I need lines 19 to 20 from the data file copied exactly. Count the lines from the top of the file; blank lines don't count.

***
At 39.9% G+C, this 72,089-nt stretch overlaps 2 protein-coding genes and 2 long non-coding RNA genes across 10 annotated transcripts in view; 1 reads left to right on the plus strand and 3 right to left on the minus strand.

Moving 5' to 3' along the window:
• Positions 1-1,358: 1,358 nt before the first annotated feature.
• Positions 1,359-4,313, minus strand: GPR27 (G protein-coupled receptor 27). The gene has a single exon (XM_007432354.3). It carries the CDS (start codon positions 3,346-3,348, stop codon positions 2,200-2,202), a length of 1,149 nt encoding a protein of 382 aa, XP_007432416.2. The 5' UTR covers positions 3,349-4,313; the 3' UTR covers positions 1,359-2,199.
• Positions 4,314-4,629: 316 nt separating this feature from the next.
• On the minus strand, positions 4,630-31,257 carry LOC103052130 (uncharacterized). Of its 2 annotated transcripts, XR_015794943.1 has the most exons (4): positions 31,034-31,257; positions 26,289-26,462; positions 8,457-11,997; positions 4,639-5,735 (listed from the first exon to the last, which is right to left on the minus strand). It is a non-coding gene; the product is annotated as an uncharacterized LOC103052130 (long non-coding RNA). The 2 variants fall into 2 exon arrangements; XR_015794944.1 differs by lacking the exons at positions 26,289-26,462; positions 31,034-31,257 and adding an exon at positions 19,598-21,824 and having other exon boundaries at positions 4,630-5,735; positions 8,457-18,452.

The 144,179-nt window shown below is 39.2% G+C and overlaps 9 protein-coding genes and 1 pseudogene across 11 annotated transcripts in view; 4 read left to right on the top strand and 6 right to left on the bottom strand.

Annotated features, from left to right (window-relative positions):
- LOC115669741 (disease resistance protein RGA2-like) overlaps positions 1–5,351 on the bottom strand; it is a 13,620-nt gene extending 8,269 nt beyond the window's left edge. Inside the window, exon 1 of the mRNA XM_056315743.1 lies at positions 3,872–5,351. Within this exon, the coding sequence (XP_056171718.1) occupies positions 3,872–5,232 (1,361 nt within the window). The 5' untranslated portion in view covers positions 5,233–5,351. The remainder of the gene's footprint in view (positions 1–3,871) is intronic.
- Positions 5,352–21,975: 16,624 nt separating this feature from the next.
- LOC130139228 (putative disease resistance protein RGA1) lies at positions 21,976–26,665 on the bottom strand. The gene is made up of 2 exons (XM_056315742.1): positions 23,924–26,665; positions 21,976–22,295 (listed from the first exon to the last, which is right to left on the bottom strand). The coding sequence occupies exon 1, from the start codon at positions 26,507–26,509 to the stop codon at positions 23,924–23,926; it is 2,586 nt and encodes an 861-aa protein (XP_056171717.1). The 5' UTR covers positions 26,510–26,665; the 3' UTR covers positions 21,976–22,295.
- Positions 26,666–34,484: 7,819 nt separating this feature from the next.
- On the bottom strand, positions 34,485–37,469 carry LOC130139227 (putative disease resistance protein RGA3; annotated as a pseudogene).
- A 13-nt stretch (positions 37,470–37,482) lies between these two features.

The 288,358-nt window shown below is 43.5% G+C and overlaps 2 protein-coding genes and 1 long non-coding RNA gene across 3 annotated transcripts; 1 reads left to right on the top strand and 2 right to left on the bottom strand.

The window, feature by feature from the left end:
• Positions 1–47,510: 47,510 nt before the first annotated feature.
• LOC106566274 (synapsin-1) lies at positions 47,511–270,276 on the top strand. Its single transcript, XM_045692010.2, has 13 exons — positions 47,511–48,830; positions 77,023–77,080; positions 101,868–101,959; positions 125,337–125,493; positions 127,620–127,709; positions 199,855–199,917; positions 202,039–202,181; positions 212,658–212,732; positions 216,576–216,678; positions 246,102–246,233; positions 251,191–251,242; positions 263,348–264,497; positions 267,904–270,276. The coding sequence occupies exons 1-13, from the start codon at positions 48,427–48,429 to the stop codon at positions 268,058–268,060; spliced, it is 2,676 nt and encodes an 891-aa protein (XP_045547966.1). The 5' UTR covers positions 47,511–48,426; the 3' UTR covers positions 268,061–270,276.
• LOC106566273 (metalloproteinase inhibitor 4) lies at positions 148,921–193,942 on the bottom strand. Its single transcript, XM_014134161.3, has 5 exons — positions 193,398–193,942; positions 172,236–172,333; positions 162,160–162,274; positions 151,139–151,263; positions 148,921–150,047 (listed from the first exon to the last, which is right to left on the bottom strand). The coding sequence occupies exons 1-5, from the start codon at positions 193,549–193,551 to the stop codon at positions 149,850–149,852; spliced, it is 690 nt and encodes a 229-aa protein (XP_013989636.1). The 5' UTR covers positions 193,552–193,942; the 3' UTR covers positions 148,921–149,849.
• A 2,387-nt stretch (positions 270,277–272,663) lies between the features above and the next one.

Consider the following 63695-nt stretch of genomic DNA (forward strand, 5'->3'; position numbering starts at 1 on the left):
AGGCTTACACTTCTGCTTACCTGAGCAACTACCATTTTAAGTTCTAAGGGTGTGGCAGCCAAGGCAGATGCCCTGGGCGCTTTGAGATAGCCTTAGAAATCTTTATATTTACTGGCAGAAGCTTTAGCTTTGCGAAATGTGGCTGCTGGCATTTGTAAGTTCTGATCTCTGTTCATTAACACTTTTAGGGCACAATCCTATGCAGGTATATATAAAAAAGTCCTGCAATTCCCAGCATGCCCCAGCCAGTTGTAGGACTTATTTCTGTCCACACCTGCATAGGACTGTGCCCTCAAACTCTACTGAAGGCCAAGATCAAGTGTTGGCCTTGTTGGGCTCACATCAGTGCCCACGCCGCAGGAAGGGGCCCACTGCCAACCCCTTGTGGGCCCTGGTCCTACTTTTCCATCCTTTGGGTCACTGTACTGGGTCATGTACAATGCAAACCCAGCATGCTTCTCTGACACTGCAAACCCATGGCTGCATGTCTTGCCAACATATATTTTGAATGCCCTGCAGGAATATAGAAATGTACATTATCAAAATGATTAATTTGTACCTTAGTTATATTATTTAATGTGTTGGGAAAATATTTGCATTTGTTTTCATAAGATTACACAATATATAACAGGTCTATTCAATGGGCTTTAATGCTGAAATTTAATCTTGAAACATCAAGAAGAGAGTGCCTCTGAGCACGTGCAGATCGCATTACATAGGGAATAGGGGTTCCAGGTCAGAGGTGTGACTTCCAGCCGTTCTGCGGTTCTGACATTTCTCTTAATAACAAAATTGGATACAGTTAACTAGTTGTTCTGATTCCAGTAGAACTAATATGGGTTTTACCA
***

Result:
• LOC106566273 (metalloproteinase inhibitor 4) lies at positions 148,921–193,942 on the bottom strand. Its single transcript, XM_014134161.3, has 5 exons — positions 193,398–193,942; positions 172,236–172,333; positions 162,160–162,274; positions 151,139–151,263; positions 148,921–150,047 (listed from the first exon to the last, which is right to left on the bottom strand). The coding sequence occupies exons 1-5, from the start codon at positions 193,549–193,551 to the stop codon at positions 149,850–149,852; spliced, it is 690 nt and encodes a 229-aa protein (XP_013989636.1). The 5' UTR covers positions 193,552–193,942; the 3' UTR covers positions 148,921–149,849.
• A 2,387-nt stretch (positions 270,277–272,663) lies between the features above and the next one.